By Hara Estroff Marano, published on March 1, 2005 - last reviewed on June 9, 2016
If dreams are the royal road to the unconscious, as Freud claimed, then that route may be a highway full of tortuous twists and turns—leading nowhere. But it affords some spectacular vistas along the way.
By turns, dreams have been deemed prophecies of the future, full of meaning—if only someone could figure out what it is—or the effluence of nerve cells randomly unwinding from a busy day. Once considered a hallmark of the periodic surges of brain activity known as rapid-eye-movement sleep, dreaming now seems somewhat less bundled up; at least 25 percent of dreams are scattered through other parts of the night. Dreaming has been seen as critical for learning, or at least important for solving problems—or as nice but unnecessary. It's an emblem of mental illness—or a safety shield deflecting it.
The newest switchback on dreams comes from South African neuroscientist Mark Solms. Maybe, says Solms, we've been confusing cause and effect. Dreams, he suggests, are not a by-product of sleep, as has been assumed all along. Dreaming may be what allows us to sleep in the first place.
"Dreams protect sleep," Solms says. They furnish an ersatz world to keep the brain temporarily occupied in its unyielding quest for activity. His iconoclastic view of dreams springs from emerging evidence that REM sleep and dreaming are not synonymous, and that the brain mechanisms involved in REM sleep may be entirely different from those involved in dreaming. Dreaming, in fact, is now thought to recruit areas of the brain involved in higher mental functions.
In other words, dreaming does for the brain what Saturday-morning cartoons do for the kids: It keeps them sufficiently entertained so that the serious players in the household can get needed recovery time. Without such diversion, the brain would be urging us up and out into the world to keep it fully engaged.
"Dreams are a delusional hallucinatory state" driven by activation of the brain's basic motivational system, Solms told a gathering of scientists in New York City. And like delusions, they appear to be stoked by an abundance of the neurotransmitter dopamine.
Dopamine, scientists now know, plays a critical role in directing our attention. The neurochemical decrees what is salient in our environment, regardless of whether that environment is inside us or outside. Under dopamine's influence, events or thoughts jump out of the background, grab our attention, move us to act and drive goal-directed behavior.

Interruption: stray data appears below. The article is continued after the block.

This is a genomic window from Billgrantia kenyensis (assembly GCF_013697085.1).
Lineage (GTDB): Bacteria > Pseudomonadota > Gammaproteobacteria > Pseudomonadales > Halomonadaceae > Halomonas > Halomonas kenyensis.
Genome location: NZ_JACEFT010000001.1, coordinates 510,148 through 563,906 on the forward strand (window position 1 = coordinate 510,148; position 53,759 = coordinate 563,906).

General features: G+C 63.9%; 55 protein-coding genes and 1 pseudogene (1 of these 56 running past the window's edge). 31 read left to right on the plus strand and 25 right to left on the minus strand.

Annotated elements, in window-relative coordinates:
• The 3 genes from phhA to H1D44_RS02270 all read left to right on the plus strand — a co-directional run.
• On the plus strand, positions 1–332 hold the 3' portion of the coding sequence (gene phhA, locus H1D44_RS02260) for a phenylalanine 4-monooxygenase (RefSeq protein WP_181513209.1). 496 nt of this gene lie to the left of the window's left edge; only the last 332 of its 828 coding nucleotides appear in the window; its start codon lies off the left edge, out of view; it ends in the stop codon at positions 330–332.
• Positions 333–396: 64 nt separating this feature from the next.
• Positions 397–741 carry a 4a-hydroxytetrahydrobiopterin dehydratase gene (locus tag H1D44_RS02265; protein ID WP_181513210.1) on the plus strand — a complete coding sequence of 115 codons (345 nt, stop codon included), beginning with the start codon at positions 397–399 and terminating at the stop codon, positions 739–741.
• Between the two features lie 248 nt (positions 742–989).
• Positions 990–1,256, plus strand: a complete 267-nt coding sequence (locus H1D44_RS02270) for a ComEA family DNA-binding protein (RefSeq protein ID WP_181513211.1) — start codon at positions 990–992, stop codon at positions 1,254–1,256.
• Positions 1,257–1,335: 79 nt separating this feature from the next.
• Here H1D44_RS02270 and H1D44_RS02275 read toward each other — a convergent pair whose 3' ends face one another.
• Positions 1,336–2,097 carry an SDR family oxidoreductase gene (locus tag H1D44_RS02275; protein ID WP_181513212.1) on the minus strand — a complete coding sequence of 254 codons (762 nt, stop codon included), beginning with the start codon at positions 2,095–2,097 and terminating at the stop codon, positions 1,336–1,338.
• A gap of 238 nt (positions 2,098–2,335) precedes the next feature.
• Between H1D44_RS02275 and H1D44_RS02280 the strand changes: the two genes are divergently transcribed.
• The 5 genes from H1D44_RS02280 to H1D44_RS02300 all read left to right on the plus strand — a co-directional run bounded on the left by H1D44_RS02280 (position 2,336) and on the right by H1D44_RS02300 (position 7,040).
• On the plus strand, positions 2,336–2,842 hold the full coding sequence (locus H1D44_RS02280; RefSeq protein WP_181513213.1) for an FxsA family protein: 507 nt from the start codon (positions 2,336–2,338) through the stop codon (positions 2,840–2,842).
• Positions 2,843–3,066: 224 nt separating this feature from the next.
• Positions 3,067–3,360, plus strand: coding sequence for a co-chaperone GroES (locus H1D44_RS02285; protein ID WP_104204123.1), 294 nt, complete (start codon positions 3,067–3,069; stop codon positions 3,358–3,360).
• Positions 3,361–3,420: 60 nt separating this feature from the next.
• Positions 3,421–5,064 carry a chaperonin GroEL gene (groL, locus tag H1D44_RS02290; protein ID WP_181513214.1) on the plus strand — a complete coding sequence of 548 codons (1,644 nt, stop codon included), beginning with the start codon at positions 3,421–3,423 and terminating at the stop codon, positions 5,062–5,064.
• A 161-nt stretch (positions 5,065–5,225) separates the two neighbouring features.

Dreams trick us into thinking we're out striving in the wider world. "The fundamental problem of being alive is that we must get all our needs met in the outside world," says Solms. The brain has an answer to that; it has developed a kind of unified motivational force variously called the "seeking" or "wanting" system, an orchestration of primitive and higher neural structures that orients us to the outside world with an air of anticipation and positive expectancy. As Solms puts it, "It's an all-purpose looking-for-pleasure-in-the-world drive" that sends animals out to satisfy their needs.
Pioneering neuroscientist Jaak Panksepp describes the seeking system as a "goad without a goal" (goals, such as gathering food, being dictated by the specific situation). It is a readiness for action, an appetitive arousal, the neurobiological descendant of Freud's idea of libido. Representing a very basic function of the brain, it commands and activates an array of neural circuits.
Researchers mapping the functions of the brain have shown that the hallucinations of psychosis involve hyperactivation of the seeking system's structures. They also involve dysregulated dopamine transmission. Increasingly viewed as "the wind of the psychotic fire," dopamine prompts the brain to assign abnormal importance to its own internal representations. Delusions, in other words, are errors of salience attribution. We overvalue our own thoughts, which are mistaken for perceptual experience of the world.
Dreams share many qualities with hallucinations. They are the hallucinations we all experience. Both dreams and hallucinations involve intensive activation of the seeking system. And Solms points to accumulating evidence that dreaming, like hallucinating, is driven by dopamine.
French neuroscientist Claude Gottesmann reported that dopamine release in the brain's nucleus accumbens, a site long recognized to be involved in the hallucinations of schizophrenia, is maximal during dream sleep. "Dreaming and schizophrenia have the same neurochemical background," Gottesmann says.
Other studies show that the dopamine-boosting drug L-dopa, commonly used to treat Parkinson's disease, prompts people to have more dreams, more emotional content to their dreams and more bizarre dreams.
Driven by dopamine, dreams fill our minds with myriad stimuli that feel worthy of our attention, says Solms. "That's necessary because the body is withdrawn from the external world."
Goaded into seeking but blocked from action by paralyzing neurochemicals released during dream sleep, we feed on our own internal representations of the world. And we wake hungry for new experiences that build our psychic cinema of internal representations.
Says Solms, "The dopamine hypothesis is at the core of why we dream."